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10 Truths People with Substance Disorder Tell

father comes home unwell family at table

In case you missed this piece in our WHAT’S NEWS feature, I thought I’d give you the bullet version. It is rare to read something comforting about our Loved Ones. I, for one, appreciated these insights.

Patricia Lincourt, LCSW, has worked with people struggling with substance abuse for over 20 years. She says that most of them defy the stereotypes we typically have. Below is a recap of 10 truths she has heard patients expressing, time and time again. The full article is linked here.

–  "I know I have a problem with substances."

–  "I am sorry for the pain I cause others as a result of my substance use."  

–  "I have experienced trauma and have difficulty managing emotions."

–  "I have tried to quit or cut down many times."

–  "I listen to your concerns when you express them."

–  "I am scared to think about what life might be like without substances."

–  "I have a lot of ambivalence about continuing to use."

–  "I am embarrassed by what I see as a lack of strength or willpower."

–  "I am responsible for my actions under the influence or sober and should be held accountable for them."

–  "I have a disorder like any other medical disorder."



In your comments, please show respect for each other and do not give advice. Please consider that your choice of words has the power to reduce stigma and change opinions (ie, "person struggling with substance use" vs. "addict", "use" vs. "abuse"...)

  1. I’m new to this site, so please forgive my lack of understanding.
    My loved one is in rehab and is first to say he has a medical disorder – but I have yet to hear I am sorry for the emotional pain, the stealing, and the on-going lying. He has no accountability!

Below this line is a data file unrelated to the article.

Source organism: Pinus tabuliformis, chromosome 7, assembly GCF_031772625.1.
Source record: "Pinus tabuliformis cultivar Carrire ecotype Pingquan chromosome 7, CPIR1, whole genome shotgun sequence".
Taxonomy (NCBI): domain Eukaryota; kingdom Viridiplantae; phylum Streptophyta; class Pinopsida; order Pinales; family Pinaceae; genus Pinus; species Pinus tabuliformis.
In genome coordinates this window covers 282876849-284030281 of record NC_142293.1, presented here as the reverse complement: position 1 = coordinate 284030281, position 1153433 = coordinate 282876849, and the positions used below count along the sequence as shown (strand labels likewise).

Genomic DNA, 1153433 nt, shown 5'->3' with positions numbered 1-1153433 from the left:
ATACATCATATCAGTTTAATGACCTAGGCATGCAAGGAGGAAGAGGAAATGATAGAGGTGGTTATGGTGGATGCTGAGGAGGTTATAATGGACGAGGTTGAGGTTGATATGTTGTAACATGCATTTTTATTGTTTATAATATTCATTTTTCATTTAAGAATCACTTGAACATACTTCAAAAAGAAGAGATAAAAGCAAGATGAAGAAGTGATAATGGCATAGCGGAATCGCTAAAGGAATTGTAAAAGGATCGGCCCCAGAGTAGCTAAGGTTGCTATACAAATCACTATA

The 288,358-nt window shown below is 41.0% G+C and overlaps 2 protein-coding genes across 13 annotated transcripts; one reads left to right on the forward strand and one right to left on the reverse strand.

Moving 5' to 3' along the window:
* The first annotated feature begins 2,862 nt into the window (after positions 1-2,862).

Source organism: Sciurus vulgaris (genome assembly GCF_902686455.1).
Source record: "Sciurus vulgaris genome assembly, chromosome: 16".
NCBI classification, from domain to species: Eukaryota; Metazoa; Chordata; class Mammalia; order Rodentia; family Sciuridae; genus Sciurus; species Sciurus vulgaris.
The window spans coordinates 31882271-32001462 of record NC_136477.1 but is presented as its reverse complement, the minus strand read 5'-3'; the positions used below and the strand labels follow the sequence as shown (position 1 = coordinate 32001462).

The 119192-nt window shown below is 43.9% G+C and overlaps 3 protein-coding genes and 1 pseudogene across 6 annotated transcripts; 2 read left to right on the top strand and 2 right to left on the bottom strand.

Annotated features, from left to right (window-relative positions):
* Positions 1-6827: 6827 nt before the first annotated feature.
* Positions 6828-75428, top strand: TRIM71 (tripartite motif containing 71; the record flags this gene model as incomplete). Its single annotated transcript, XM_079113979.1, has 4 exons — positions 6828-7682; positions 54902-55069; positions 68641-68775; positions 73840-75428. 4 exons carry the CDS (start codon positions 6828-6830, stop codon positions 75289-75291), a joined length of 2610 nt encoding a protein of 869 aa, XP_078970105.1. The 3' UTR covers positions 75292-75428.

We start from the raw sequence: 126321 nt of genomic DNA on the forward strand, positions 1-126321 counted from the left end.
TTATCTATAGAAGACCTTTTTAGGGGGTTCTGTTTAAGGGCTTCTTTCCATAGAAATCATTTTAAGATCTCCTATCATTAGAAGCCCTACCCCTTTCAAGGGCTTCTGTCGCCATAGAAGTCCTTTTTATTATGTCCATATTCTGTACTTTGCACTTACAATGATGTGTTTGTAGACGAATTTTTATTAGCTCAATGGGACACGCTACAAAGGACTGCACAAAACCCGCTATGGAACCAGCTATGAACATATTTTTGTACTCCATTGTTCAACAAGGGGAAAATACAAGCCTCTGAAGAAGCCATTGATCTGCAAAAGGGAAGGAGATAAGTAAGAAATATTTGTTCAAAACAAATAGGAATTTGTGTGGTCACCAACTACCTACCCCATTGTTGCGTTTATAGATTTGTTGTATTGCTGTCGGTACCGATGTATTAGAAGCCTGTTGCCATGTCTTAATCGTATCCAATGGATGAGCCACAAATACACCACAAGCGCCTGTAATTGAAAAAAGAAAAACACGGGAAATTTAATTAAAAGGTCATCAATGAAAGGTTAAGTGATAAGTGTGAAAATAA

When he tells me he is “in jail” (rehab) because he’ll lose all contact with his kids and that’s the only reason he is there. I feel overwhelmed. I don’t feel that he is there to rehab for himself. I just don’t trust that this will work.

    My sibling drives for a medi-taxi that often takes the clients to doctor appointments off campus and her clients tell her this place everyone just talks about getting high and the first thing they will do when they leave. This makes me quite nervous.

    He has been in this facility for about 10 days – hoping for the best. He was able to call me about 3 days after he was in, and told me the treatment was 3-6 weeks depending on his case manager. He lives upstairs from me and I know that 3 weeks is not long enough, also in 2 weeks I’m leaving the country for about 2 weeks and feel that if he comes home and nobody is there he will be in the very same situation. Not that I controlled anything while he was using.

    How would I keep him out of the house (my house) where he lives upstairs when I’m out of the country??? any suggestions???

    He’s an expert at lying. I believed everything he ever told me. I did not know not to.

    I went through his ‘stuff’ upstairs, removed all drug paraphernalia, tossed all the bullets – didn’t find a gun – but I’m almost positive that he has one in the many locked safes upstairs.

  2. “I have a disorder like any other medical disorder.”

    “But they won’t give me what I need to deal with it.”
    “So It’s not like it’s actually my fault.”
    “You’re not taking me to the right doctor.”
    “It’s not like I can cure it.”

    My frustration with the last one is that it gets used as an excuse rather than a statement that they are willing to acknowledge as a self-issue that can be managed and addressed. I listened to my daughter chastise her boyfriend for using and OD’ing in her arms (he made it through) and “how could he do that to her” when she was using too, and it could have as easily been her parents and sister with her in our arms!

    In detox tonight.

    It’s not my fault!
    I have no control over it!
    I can’t fix her!